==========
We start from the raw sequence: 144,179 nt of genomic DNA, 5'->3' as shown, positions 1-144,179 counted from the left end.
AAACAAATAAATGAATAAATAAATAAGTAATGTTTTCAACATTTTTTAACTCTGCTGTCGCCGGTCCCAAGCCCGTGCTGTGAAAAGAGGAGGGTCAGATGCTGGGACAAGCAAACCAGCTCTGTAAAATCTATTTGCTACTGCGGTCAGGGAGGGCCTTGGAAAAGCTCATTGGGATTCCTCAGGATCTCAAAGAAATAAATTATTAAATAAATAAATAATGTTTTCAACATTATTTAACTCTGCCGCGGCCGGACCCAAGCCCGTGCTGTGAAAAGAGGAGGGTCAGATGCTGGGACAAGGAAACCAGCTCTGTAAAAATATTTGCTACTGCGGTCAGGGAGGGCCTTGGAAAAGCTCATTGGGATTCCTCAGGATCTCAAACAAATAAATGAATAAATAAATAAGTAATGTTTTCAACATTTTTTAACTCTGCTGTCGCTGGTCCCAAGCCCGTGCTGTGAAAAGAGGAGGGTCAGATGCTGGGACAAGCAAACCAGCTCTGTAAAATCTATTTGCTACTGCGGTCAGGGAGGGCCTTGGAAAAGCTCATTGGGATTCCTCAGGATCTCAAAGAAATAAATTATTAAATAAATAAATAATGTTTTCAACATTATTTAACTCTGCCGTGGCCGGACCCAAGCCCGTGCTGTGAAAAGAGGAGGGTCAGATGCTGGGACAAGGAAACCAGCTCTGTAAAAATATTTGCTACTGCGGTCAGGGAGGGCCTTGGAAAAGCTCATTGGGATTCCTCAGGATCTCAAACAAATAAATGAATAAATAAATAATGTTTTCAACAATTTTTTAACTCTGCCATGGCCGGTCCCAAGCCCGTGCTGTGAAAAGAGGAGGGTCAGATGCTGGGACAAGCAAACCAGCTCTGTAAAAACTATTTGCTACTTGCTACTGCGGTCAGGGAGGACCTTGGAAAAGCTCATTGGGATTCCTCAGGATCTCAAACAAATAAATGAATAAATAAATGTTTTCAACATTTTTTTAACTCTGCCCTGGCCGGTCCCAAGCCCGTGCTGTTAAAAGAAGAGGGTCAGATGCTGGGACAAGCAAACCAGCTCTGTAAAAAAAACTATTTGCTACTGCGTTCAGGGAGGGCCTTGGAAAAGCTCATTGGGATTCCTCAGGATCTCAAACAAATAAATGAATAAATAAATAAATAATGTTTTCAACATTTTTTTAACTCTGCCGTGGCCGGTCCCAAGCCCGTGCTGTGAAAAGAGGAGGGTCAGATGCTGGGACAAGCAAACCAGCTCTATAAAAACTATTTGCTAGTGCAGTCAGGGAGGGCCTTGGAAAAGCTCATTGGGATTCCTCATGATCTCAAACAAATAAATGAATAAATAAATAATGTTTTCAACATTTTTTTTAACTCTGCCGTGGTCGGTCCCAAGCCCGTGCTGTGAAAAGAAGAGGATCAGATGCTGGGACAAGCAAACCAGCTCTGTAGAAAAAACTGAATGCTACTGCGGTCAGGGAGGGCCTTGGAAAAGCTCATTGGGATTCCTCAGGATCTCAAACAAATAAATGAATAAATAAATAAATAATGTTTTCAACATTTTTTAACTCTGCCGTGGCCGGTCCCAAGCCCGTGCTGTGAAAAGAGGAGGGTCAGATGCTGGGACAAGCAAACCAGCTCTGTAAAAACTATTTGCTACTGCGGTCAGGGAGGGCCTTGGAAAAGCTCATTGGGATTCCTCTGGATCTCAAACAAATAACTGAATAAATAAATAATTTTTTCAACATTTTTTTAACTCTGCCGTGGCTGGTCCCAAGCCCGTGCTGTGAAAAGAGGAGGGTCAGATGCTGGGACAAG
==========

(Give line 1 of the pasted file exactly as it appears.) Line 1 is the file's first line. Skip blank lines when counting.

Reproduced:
We start from the raw sequence: 144,179 nt of genomic DNA, 5'->3' as shown, positions 1-144,179 counted from the left end.